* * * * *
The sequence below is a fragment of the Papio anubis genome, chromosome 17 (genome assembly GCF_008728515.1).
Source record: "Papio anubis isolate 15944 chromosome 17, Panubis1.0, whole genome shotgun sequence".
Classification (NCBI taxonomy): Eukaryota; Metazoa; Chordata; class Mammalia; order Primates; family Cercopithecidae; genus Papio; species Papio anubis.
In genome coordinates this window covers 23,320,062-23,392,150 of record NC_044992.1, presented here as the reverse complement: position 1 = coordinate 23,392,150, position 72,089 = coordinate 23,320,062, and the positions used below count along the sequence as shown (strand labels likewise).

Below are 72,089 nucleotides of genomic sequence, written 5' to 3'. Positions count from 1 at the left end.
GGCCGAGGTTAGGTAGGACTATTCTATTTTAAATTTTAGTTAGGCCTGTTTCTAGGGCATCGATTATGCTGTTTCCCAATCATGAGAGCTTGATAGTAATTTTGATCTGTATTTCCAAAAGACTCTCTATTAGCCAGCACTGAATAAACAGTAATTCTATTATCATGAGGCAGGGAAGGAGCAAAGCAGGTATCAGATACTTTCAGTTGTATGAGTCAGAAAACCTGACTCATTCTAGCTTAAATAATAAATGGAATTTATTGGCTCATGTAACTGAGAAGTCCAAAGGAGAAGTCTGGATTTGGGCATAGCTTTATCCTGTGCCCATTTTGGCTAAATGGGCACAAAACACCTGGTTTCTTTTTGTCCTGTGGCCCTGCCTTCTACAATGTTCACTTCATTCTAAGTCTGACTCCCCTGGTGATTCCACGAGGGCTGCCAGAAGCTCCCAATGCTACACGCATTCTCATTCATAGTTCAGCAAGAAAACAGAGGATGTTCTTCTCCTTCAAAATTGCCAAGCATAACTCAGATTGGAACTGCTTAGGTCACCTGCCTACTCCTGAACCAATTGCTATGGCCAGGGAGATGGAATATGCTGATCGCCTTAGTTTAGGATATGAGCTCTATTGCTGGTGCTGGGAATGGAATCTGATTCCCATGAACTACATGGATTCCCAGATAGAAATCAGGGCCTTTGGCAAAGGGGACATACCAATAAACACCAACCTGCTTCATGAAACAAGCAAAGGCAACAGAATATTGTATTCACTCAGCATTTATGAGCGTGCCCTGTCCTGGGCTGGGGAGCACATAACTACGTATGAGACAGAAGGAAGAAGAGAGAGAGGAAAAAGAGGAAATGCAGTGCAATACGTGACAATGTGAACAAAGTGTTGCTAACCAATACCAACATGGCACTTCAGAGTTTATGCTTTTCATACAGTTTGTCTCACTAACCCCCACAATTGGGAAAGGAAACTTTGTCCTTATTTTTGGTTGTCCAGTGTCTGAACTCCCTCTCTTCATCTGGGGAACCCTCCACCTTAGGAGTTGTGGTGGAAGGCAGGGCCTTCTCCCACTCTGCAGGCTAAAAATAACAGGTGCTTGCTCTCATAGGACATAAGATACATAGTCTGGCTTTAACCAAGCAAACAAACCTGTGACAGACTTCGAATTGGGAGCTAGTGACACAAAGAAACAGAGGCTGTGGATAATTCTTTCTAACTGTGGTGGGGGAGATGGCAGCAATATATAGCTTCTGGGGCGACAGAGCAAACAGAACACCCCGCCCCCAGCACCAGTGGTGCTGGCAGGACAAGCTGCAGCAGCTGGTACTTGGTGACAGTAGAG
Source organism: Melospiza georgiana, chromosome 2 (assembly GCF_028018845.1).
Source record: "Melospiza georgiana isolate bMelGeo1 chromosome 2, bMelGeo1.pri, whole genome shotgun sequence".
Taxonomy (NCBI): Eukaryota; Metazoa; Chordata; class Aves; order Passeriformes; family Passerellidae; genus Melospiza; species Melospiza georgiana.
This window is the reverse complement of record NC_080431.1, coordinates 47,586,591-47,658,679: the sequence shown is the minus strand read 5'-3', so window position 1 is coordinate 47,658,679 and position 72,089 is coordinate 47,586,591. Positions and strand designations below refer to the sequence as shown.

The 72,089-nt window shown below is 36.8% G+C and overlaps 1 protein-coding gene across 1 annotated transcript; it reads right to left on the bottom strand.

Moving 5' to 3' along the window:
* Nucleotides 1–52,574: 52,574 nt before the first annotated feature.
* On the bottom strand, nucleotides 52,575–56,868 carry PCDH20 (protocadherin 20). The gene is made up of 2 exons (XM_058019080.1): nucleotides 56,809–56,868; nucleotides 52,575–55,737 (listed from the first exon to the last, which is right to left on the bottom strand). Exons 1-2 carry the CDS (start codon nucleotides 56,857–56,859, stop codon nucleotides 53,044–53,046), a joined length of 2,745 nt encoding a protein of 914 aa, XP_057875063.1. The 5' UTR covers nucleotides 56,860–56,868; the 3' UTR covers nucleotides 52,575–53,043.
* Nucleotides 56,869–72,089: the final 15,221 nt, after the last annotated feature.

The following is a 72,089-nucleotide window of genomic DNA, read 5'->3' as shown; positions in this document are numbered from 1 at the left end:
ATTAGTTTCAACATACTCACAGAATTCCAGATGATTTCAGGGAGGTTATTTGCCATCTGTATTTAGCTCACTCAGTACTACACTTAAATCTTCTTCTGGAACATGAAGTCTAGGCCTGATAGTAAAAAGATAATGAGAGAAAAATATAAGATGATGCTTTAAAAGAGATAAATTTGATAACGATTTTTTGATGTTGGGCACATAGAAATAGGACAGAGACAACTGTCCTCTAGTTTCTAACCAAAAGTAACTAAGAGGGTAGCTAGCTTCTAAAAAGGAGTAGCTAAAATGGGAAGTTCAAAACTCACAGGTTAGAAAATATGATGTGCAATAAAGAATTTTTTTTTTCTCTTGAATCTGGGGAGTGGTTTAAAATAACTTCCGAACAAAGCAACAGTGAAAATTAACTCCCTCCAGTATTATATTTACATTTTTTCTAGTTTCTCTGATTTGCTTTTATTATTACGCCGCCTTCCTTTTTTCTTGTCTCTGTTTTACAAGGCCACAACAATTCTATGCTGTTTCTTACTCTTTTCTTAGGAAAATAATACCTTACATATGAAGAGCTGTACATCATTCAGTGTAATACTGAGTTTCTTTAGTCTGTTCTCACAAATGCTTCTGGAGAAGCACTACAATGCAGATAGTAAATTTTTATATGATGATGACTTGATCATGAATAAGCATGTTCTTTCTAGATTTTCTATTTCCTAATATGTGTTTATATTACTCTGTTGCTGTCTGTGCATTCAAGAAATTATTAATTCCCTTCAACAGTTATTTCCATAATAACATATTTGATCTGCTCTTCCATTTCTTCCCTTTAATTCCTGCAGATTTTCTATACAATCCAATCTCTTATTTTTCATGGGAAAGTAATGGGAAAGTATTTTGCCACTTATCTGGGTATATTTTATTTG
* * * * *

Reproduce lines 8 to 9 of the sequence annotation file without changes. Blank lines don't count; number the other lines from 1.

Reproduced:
Source record: "Melospiza georgiana isolate bMelGeo1 chromosome 2, bMelGeo1.pri, whole genome shotgun sequence".
Taxonomy (NCBI): Eukaryota; Metazoa; Chordata; class Aves; order Passeriformes; family Passerellidae; genus Melospiza; species Melospiza georgiana.